To open the new session of Congress last week, Missouri Representative Emanuel Cleaver began with a prayer. At the end, the former Methodist pastor stated “Amen, and Awomen.” The uproar was immediate, and justified. While Cleaver tried to explain to the Kansas City Star that he intended the word to be “a lighthearted pun…” it came at the same time United States House of Representative, on a 217-206 party line vote, approve a code of conduct that mandates “gender inclusive” terms.
According to the very words of the code, no more will words like “father,” “mother,” “son,” or “daughter” be permitted to be used by the House. No longer can a Bill in Congress say “he or she serves” or “he or she holds.” Instead, it must state “such Member, Delegate or Resident” serves or holds. According to the Democrats in the House of Representatives, gender now is fluid, and outdated concepts such as male or female must be stricken from the public record.
Which brings us to “Amen.” Of course, it has nothing to do with the English word “men”, deriving instead from the Hebrew letters Aleph, Mem and Nun, which also includes words like “Ma’amin” – “believes.” But no more. Because its English translation includes the letters “m” “e” “n,” Amen must be changed and brought forward into the new “woke” times. Now perhaps the most used word in any Hebrew or Christian prayer service, which invokes a confirmation of faith, must be included within the modern culture wars.
Is nothing sacred? Must every aspect of language now be under the control and dictation of a self-appointed Ministry of Linguistic Social and Gender Justice? Do those who would claim the right to decide on these issues even accept the possibility that a person could be in favor of LGBTQ rights without agreeing to rework all concepts of language?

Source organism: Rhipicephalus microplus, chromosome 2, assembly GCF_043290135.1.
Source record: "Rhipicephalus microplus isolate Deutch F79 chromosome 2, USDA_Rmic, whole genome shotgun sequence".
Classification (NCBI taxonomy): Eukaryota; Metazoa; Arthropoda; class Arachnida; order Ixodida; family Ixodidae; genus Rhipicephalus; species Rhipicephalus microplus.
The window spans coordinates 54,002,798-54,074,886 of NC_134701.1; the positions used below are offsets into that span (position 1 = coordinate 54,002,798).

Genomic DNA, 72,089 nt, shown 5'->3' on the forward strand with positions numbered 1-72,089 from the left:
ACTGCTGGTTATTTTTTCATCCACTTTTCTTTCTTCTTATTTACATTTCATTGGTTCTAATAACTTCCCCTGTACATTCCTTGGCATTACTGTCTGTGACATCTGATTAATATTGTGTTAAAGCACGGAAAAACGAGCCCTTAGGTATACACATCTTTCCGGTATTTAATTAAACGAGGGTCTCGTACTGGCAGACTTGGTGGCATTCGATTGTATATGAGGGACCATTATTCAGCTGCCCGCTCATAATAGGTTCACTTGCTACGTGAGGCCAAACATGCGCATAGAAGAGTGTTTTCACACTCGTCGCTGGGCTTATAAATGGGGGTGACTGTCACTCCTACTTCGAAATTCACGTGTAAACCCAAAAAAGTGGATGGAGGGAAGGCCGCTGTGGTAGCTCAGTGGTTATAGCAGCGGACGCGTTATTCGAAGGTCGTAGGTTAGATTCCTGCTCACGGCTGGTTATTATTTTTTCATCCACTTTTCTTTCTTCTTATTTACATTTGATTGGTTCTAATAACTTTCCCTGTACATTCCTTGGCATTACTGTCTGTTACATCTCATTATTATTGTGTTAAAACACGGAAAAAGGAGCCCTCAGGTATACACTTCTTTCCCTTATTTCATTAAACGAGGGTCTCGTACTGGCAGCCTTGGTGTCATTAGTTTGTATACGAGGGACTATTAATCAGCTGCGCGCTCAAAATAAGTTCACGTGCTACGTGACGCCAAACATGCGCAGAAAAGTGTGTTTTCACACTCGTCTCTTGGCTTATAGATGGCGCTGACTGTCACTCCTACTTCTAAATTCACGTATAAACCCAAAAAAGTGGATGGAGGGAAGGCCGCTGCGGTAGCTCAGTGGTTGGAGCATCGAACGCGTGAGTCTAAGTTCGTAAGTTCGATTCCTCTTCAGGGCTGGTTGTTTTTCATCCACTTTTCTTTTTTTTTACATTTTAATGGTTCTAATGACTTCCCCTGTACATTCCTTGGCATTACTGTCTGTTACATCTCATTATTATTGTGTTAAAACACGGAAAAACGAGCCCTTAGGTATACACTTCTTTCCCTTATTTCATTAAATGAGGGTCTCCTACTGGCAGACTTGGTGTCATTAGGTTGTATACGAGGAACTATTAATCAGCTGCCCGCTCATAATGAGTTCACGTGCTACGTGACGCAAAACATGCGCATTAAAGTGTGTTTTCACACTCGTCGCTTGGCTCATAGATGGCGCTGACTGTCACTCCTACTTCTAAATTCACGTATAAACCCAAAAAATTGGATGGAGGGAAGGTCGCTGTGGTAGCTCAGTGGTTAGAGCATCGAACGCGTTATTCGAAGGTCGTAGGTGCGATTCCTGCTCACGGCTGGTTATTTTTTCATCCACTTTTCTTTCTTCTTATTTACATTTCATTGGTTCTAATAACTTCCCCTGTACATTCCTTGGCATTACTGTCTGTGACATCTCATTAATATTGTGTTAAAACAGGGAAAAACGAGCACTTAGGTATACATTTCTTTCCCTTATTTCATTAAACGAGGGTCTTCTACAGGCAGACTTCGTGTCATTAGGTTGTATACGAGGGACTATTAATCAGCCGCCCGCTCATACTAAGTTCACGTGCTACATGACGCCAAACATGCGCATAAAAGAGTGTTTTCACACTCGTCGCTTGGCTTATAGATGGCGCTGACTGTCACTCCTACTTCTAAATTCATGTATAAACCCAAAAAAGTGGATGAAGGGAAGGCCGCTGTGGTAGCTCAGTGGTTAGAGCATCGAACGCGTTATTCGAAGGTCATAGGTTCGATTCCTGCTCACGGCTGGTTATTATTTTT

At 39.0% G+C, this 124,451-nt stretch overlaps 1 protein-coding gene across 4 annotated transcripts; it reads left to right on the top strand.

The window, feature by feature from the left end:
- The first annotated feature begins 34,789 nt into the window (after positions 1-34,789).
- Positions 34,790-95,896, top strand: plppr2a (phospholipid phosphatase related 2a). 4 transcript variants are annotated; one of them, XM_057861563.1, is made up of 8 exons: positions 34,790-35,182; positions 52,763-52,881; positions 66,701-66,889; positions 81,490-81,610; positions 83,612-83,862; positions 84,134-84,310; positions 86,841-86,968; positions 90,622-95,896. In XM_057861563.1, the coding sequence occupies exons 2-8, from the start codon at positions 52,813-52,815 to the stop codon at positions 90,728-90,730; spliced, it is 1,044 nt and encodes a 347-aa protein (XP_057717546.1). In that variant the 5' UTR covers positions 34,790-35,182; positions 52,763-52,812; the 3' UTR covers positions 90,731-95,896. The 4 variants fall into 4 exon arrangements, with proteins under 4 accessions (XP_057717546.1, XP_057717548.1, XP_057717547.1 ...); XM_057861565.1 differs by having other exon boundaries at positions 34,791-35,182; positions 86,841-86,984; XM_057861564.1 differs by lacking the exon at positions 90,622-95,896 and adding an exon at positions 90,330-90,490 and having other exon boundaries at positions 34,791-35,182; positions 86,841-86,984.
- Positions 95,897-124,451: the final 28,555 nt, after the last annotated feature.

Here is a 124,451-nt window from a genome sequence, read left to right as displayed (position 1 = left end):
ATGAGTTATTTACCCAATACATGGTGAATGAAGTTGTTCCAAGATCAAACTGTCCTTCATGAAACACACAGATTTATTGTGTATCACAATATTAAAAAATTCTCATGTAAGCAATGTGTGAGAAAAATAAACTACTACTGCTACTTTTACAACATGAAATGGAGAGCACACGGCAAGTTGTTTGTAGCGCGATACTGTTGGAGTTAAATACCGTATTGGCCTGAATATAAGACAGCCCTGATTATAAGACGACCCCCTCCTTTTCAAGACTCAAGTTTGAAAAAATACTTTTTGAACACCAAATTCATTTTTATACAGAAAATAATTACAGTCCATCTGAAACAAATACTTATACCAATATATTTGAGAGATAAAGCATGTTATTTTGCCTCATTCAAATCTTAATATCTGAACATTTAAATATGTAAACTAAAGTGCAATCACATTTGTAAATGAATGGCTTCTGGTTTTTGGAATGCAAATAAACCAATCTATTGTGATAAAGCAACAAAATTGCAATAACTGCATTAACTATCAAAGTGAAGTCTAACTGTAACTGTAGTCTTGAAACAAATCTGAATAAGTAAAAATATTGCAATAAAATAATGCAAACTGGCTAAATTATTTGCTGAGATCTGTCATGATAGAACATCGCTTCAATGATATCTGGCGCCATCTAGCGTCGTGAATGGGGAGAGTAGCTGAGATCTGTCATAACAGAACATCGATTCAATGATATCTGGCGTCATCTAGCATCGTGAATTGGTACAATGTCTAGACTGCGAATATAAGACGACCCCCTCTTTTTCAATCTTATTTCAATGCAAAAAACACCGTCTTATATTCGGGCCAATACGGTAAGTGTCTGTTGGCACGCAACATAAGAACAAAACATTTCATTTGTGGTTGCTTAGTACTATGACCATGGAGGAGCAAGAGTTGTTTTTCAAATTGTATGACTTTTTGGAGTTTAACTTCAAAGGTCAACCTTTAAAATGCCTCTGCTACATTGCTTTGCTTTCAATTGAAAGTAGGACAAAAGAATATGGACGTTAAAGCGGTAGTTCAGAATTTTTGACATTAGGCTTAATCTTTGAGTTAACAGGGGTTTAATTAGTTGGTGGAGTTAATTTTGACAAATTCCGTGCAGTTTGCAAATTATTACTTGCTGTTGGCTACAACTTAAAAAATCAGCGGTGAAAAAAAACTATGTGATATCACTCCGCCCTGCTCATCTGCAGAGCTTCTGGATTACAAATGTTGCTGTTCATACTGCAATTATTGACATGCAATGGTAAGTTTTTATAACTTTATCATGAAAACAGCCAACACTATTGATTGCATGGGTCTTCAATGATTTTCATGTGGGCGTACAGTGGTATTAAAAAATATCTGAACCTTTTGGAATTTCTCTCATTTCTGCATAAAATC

On a train to his death in Treblinka in 1942, Azriel David Fastag wrote the melody for the twelfth “Ani Maamin”. “I believe with perfect faith in the coming of the Messiah…” Remarkably, two boys escaped the locked train and one survived the Holocaust, delivering it to New York. https://blogs.timesofisrael.com/how-ani-maamin-survived-the-shoah/ Since then, it has become the musical symbol of the Holocaust. The haunting melody constitutes a sanctification of the most immoral event of modern times. Would even that be enough for the Ministry of Linguistic Social and Gender Justice to allow it to continue to be sung?
Like it or not, the Bible (both Old Testament and New Testament) is not gender neutral, and certainly not “woke”. Will our social justice warriors insist on a new translation – one that omits any reference to concepts of gender? Will they even allow the Bible to be read, or perhaps more prophetically be discussed on the internet? Will social media platforms allow any discussion of religion or religious themes that does not disavow any concept of gender? How far will this go?
Let’s take Representative Cleaver at his word and agree that his comment was a lighthearted joke. Let’s also be very clear that what is happening with language is not a joke. In our “free” societies, we all have the right to insist that our freedom to speak (with certain extremely narrow limitations) and to believe remains sacred, even if it does not conform to the current thoughts of those who would constitute the Ministry of Linguistic Social and Gender Justice.